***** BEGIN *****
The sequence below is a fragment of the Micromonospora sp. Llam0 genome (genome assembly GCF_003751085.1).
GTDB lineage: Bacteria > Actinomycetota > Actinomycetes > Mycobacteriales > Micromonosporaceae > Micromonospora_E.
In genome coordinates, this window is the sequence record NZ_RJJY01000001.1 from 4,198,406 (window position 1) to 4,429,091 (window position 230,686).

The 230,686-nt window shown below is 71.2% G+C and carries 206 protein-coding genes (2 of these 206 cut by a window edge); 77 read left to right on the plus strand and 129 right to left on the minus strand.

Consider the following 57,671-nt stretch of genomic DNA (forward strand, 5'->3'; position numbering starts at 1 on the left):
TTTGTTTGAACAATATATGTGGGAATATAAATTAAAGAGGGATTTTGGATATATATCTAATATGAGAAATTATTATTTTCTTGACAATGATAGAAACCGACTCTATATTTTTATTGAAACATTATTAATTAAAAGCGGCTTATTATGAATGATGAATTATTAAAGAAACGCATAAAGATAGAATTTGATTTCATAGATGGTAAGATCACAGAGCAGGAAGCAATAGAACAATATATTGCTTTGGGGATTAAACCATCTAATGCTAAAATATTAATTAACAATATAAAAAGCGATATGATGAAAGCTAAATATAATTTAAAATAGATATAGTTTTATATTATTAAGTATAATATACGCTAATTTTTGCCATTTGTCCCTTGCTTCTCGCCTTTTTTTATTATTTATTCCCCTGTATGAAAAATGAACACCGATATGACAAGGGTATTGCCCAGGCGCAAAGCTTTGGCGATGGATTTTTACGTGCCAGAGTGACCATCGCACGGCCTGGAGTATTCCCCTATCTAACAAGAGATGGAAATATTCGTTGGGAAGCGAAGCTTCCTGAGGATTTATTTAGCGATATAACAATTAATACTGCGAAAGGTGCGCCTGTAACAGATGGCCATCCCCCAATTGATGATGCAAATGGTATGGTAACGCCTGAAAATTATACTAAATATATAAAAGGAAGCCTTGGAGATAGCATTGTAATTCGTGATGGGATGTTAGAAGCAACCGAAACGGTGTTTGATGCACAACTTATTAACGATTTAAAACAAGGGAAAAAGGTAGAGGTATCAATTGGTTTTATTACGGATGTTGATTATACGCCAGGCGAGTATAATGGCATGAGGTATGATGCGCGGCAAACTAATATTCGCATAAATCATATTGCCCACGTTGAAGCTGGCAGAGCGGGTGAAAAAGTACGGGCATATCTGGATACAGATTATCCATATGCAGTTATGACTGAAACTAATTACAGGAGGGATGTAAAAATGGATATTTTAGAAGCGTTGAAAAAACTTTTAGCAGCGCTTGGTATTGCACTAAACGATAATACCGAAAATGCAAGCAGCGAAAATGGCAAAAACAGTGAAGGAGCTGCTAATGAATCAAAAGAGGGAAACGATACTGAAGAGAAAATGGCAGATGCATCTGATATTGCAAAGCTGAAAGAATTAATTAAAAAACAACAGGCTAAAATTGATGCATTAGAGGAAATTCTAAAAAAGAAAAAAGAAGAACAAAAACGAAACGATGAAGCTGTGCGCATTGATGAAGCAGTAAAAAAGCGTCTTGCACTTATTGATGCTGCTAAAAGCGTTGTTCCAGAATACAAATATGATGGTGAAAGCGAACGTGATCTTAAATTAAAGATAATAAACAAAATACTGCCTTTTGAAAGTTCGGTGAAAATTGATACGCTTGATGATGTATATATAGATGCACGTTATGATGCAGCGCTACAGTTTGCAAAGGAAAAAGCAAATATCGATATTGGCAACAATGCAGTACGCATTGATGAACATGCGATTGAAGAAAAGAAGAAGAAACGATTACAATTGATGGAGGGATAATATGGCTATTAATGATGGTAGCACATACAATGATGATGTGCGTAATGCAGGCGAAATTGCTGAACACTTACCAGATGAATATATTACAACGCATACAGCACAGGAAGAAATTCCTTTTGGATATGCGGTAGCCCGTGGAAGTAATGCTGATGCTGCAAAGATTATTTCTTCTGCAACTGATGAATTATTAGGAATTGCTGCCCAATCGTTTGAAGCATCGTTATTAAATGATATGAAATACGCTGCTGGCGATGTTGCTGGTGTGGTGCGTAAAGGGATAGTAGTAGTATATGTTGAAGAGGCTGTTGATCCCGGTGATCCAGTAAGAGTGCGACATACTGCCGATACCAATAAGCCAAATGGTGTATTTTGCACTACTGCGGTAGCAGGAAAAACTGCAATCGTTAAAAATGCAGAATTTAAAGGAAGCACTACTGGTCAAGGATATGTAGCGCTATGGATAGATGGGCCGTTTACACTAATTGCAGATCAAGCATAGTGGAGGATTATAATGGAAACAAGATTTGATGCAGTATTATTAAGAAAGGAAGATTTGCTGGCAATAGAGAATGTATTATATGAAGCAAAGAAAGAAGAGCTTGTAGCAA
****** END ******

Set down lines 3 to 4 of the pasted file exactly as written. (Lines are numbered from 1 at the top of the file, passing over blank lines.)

In genome coordinates, this window is the sequence record NZ_RJJY01000001.1 from 4,198,406 (window position 1) to 4,429,091 (window position 230,686).

The 230,686-nt window shown below is 71.2% G+C and carries 206 protein-coding genes (2 of these 206 cut by a window edge); 77 read left to right on the plus strand and 129 right to left on the minus strand.